Also, Harlovic said people “will be somewhat fearful at first in seeking health care because they are worried about potential exposure. I can see that as a factor. We are going to watch and see what volume returns.”

As of 3 p.m. today, a total of 56 positive cases of COVID-19 have been discovered in Oswego County. Of those, 12 of those are active, while 42 positive cases have recovered. There have been two COVID-19 related deaths.

A workforce in transition

The total number of workers furloughed is 328.

There are 102 fully furloughed workers, and 226 partially furloughed employees. All told, the furloughs equal 227 full-time equivalents.

Marquand Brown, vice president of human resources at Oswego Health, said workers who are on partial furlough are available when Oswego Health needs them.

“In what we did in some cases was one week on and one week off. In other cases, they may work reduced hours each and every week,” said Brown, noting that fully furloughed workers will come back when Oswego Health is able to return to full capacity.

Coronavirus unemployment benefits are available to New York workers who have lost their job, are sick or quarantined with COVID-19, have reduced work hours, are furloughed, or are unable to work because they are a caregiver for someone who is sick or quarantined with COVID-19.

Furloughed workers will be eligible for the additional $600 per week in federal unemployment benefits that was authorized by the $2 trillion stimulus plan passed by lawmakers recently. Once a furloughed worker returns to work, those benefits end.

Brown noted the furlough is designed to be temporary and Oswego Health maintains workers’ benefits during the time they are out.

“We believe in transparency and were very forthcoming in letting employees know [about the furloughs]. Revenues were significantly down, and I think they could sense that,” Harlovic said.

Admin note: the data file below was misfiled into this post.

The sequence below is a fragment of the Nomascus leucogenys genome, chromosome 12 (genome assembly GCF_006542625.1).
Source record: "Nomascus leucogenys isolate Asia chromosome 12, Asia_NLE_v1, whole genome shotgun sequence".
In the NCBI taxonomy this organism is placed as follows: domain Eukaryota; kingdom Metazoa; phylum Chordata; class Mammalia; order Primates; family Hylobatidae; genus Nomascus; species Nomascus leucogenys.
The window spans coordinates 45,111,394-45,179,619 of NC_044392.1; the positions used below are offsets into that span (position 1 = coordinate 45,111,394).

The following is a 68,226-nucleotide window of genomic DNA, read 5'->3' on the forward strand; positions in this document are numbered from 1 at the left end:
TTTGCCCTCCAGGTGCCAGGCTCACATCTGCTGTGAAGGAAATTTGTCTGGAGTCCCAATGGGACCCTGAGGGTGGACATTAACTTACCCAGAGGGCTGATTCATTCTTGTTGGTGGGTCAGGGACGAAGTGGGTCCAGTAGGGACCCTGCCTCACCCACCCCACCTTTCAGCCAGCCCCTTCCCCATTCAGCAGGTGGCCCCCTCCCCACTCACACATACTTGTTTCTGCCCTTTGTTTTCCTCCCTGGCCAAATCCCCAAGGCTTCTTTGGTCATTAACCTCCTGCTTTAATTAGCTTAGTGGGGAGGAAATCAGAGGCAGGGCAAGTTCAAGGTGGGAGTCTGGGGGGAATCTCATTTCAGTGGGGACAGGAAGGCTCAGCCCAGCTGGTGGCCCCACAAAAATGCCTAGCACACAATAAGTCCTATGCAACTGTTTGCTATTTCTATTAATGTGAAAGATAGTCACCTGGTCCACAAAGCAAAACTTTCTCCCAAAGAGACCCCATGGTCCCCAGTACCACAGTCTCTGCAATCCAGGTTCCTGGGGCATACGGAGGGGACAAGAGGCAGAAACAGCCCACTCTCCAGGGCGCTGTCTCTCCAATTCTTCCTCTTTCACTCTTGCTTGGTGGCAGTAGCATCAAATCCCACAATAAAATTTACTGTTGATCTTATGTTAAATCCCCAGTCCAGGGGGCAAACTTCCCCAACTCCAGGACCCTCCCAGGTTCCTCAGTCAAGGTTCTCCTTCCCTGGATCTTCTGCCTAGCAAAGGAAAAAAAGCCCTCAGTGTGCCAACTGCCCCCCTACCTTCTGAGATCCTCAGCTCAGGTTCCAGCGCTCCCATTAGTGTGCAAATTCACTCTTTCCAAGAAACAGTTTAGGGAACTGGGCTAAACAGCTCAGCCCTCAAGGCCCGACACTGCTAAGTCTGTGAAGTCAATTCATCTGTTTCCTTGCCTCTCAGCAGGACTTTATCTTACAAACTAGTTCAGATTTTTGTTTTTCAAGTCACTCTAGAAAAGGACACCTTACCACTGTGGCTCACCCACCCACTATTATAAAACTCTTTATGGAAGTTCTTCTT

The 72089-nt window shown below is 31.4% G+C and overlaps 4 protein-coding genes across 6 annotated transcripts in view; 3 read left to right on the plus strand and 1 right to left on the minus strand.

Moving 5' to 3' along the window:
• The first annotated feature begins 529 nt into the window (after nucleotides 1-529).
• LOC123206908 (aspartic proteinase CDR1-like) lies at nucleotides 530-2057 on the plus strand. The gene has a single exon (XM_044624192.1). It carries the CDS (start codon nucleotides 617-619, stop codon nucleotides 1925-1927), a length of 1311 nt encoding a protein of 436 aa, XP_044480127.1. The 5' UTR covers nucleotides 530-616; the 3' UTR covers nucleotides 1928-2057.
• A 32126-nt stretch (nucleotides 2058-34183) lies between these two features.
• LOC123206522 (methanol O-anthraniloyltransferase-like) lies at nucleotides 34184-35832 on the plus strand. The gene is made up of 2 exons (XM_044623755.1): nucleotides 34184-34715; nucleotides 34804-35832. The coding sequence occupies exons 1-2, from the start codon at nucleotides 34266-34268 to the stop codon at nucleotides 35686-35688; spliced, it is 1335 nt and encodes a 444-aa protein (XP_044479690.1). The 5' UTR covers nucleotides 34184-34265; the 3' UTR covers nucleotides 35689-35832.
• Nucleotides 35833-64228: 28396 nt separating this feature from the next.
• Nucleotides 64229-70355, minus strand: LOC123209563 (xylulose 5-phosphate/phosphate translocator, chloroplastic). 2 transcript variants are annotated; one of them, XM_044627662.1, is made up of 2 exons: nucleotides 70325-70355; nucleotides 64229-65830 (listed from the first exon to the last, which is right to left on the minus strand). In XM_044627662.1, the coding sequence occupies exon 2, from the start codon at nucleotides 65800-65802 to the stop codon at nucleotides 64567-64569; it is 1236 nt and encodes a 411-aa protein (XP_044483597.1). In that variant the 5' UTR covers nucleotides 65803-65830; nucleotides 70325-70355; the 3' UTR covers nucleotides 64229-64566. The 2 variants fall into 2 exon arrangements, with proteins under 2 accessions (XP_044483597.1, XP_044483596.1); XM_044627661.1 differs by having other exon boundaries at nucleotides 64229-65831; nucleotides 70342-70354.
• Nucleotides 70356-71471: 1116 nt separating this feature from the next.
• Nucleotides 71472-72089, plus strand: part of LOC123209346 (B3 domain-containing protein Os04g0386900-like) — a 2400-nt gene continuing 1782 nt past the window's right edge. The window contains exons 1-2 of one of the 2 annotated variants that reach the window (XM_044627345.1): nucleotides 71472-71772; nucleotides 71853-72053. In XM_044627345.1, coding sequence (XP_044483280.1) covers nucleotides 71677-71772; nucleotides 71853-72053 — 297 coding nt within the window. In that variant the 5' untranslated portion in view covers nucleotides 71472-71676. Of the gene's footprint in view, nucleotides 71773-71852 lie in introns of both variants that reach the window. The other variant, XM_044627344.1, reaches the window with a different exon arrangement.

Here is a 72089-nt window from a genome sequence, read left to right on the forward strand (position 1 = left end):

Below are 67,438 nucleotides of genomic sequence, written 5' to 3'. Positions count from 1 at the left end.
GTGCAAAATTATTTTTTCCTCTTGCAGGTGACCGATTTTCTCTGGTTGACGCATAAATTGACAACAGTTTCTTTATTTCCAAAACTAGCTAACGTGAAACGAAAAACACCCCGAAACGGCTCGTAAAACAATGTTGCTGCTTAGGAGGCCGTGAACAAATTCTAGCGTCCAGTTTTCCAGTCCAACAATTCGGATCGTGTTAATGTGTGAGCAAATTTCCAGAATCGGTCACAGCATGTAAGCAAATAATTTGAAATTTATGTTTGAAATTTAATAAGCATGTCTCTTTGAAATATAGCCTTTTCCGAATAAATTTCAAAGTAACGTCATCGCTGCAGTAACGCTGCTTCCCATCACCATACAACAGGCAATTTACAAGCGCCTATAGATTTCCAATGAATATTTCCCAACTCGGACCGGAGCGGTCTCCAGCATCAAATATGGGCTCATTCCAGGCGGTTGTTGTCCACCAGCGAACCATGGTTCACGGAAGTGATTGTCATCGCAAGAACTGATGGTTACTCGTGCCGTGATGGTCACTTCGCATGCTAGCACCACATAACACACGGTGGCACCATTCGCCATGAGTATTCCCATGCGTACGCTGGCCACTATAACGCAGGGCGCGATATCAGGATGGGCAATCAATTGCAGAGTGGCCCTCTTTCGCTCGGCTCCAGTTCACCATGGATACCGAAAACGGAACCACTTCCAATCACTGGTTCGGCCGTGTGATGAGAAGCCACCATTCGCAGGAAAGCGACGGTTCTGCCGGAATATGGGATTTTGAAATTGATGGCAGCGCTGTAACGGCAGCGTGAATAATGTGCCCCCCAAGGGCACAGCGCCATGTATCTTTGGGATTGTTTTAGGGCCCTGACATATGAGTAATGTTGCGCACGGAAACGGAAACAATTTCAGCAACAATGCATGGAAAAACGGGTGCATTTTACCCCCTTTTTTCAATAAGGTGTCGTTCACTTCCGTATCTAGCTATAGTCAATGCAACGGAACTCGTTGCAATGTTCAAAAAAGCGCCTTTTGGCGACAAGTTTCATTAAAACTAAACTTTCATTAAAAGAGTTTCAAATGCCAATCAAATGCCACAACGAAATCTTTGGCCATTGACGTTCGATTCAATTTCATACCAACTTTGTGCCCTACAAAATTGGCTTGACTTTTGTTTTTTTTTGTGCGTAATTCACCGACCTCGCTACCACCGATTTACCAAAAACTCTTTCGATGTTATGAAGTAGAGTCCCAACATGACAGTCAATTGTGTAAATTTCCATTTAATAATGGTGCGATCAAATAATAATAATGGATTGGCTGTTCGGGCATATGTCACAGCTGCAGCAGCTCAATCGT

He said the organization could have started the furloughs earlier, but “we kept trying to hang in there. I think they understood that volume was down and that we couldn’t sustain the losses that we were having.”

“By furloughing them, that put us in a better position to bring them back later and we wouldn’t be spending money when the work was not there,” he added.

Harlovic said there was an “overwhelming positive response” from employees.”

“They look around and see it everywhere, not just in health care,” he said.

There have been COVID-19 in-patients at Oswego Hospital, and Harlovic said the organization has been successful in managing them. Oswego Health has a mobile testing center on site as well as all the necessary protocols for screening people, he added.

Oswego Health has a tent outside its emergency department for folks to get appropriate screening before they enter the building on an emergent basis.

In addition to Oswego Hospital, Oswego Health operates a 28-bed psychiatric acute-care facility with multiple outpatient behavioral health service locations; The Manor at Seneca Hill, a 120-bed skilled nursing facility; and Springside at Seneca Hill, a retirement community; and medical centers in Fulton and Central Square.